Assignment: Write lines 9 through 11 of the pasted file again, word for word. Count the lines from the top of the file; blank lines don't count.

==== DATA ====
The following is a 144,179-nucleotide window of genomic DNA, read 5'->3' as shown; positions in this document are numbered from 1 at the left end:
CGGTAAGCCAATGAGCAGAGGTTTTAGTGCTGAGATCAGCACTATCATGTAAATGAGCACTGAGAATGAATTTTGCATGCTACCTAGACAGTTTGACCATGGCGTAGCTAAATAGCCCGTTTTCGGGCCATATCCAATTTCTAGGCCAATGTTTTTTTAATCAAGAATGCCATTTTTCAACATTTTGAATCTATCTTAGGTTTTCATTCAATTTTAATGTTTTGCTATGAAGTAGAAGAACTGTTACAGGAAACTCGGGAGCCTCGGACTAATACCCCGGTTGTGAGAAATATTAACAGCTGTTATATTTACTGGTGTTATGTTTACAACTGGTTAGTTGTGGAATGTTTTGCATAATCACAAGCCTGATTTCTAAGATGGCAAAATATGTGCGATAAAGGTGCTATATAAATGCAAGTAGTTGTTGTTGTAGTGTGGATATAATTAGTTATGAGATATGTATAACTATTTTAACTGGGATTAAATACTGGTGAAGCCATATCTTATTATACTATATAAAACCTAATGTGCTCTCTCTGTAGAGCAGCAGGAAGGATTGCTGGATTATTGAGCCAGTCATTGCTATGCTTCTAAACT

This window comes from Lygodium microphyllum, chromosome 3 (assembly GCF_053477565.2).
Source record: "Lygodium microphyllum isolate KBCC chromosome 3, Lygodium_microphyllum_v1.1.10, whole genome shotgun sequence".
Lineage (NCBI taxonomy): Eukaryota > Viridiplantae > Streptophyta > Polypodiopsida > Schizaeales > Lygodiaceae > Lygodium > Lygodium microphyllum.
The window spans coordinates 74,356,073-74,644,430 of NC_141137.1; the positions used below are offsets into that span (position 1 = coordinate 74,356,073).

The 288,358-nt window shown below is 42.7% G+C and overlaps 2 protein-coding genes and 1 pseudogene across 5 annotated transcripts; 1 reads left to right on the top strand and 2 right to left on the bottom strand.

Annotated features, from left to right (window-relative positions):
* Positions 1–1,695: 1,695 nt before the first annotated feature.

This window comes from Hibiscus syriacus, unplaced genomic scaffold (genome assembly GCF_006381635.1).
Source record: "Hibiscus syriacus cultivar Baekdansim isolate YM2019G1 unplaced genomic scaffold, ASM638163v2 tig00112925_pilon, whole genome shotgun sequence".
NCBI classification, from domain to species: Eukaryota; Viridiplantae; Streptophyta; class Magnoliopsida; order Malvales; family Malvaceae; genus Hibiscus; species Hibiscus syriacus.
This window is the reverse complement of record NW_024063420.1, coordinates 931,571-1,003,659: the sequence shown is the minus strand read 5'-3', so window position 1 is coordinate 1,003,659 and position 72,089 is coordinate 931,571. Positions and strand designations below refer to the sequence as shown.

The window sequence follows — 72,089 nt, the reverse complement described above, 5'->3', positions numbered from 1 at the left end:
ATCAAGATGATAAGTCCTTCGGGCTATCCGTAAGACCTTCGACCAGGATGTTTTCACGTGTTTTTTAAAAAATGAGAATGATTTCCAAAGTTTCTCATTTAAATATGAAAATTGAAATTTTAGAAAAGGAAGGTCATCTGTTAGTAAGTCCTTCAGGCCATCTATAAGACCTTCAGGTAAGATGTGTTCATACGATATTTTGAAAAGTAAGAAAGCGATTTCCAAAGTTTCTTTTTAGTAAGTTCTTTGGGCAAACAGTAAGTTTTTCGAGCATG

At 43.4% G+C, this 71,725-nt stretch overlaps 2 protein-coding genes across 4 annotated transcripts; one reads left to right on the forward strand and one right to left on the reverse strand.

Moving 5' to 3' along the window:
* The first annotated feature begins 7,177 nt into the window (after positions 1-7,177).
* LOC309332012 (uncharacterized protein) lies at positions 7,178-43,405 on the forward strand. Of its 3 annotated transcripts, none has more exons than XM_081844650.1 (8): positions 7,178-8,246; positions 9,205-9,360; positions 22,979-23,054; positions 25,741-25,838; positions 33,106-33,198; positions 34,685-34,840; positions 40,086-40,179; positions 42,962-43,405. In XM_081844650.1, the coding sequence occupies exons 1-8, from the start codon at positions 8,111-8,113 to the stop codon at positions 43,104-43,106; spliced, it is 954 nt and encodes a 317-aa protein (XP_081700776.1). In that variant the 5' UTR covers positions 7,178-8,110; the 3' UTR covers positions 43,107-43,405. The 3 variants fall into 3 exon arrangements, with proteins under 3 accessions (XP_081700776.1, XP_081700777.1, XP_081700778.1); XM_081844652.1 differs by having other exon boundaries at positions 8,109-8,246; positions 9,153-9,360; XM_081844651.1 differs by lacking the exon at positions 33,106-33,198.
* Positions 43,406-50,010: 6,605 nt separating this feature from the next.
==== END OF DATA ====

* Positions 1–1,695: 1,695 nt before the first annotated feature.

This window comes from Hibiscus syriacus, unplaced genomic scaffold (genome assembly GCF_006381635.1).
Source record: "Hibiscus syriacus cultivar Baekdansim isolate YM2019G1 unplaced genomic scaffold, ASM638163v2 tig00112925_pilon, whole genome shotgun sequence".